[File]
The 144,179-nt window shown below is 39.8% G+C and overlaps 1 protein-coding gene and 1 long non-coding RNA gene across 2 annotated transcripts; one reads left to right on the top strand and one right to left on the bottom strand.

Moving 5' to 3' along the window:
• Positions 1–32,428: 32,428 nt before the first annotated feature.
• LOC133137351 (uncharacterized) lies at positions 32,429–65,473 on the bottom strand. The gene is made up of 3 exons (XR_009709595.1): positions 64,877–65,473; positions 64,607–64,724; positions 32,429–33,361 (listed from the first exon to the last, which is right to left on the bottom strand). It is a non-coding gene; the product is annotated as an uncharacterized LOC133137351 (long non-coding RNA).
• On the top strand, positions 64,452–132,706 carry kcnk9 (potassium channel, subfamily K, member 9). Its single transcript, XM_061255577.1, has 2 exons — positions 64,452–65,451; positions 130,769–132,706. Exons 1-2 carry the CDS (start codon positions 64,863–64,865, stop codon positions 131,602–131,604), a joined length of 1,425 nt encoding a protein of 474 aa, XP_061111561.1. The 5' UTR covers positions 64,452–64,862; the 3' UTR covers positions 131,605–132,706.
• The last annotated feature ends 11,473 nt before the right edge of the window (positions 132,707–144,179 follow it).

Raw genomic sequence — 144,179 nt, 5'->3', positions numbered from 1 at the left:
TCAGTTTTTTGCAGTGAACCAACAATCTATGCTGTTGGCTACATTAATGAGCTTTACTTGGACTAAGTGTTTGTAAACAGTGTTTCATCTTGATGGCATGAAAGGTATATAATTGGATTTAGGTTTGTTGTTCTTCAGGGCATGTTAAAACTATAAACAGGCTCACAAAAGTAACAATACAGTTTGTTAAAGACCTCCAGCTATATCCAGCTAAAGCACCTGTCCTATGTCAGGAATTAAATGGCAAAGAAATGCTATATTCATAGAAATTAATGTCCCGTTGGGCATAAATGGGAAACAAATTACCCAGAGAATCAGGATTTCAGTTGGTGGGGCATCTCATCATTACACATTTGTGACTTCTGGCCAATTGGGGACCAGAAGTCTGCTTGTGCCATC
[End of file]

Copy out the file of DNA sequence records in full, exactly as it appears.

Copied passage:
The 144,179-nt window shown below is 39.8% G+C and overlaps 1 protein-coding gene and 1 long non-coding RNA gene across 2 annotated transcripts; one reads left to right on the top strand and one right to left on the bottom strand.

Moving 5' to 3' along the window:
• Positions 1–32,428: 32,428 nt before the first annotated feature.
• LOC133137351 (uncharacterized) lies at positions 32,429–65,473 on the bottom strand. The gene is made up of 3 exons (XR_009709595.1): positions 64,877–65,473; positions 64,607–64,724; positions 32,429–33,361 (listed from the first exon to the last, which is right to left on the bottom strand). It is a non-coding gene; the product is annotated as an uncharacterized LOC133137351 (long non-coding RNA).
• On the top strand, positions 64,452–132,706 carry kcnk9 (potassium channel, subfamily K, member 9). Its single transcript, XM_061255577.1, has 2 exons — positions 64,452–65,451; positions 130,769–132,706. Exons 1-2 carry the CDS (start codon positions 64,863–64,865, stop codon positions 131,602–131,604), a joined length of 1,425 nt encoding a protein of 474 aa, XP_061111561.1. The 5' UTR covers positions 64,452–64,862; the 3' UTR covers positions 131,605–132,706.
• The last annotated feature ends 11,473 nt before the right edge of the window (positions 132,707–144,179 follow it).

Raw genomic sequence — 144,179 nt, 5'->3', positions numbered from 1 at the left:
TCAGTTTTTTGCAGTGAACCAACAATCTATGCTGTTGGCTACATTAATGAGCTTTACTTGGACTAAGTGTTTGTAAACAGTGTTTCATCTTGATGGCATGAAAGGTATATAATTGGATTTAGGTTTGTTGTTCTTCAGGGCATGTTAAAACTATAAACAGGCTCACAAAAGTAACAATACAGTTTGTTAAAGACCTCCAGCTATATCCAGCTAAAGCACCTGTCCTATGTCAGGAATTAAATGGCAAAGAAATGCTATATTCATAGAAATTAATGTCCCGTTGGGCATAAATGGGAAACAAATTACCCAGAGAATCAGGATTTCAGTTGGTGGGGCATCTCATCATTACACATTTGTGACTTCTGGCCAATTGGGGACCAGAAGTCTGCTTGTGCCATC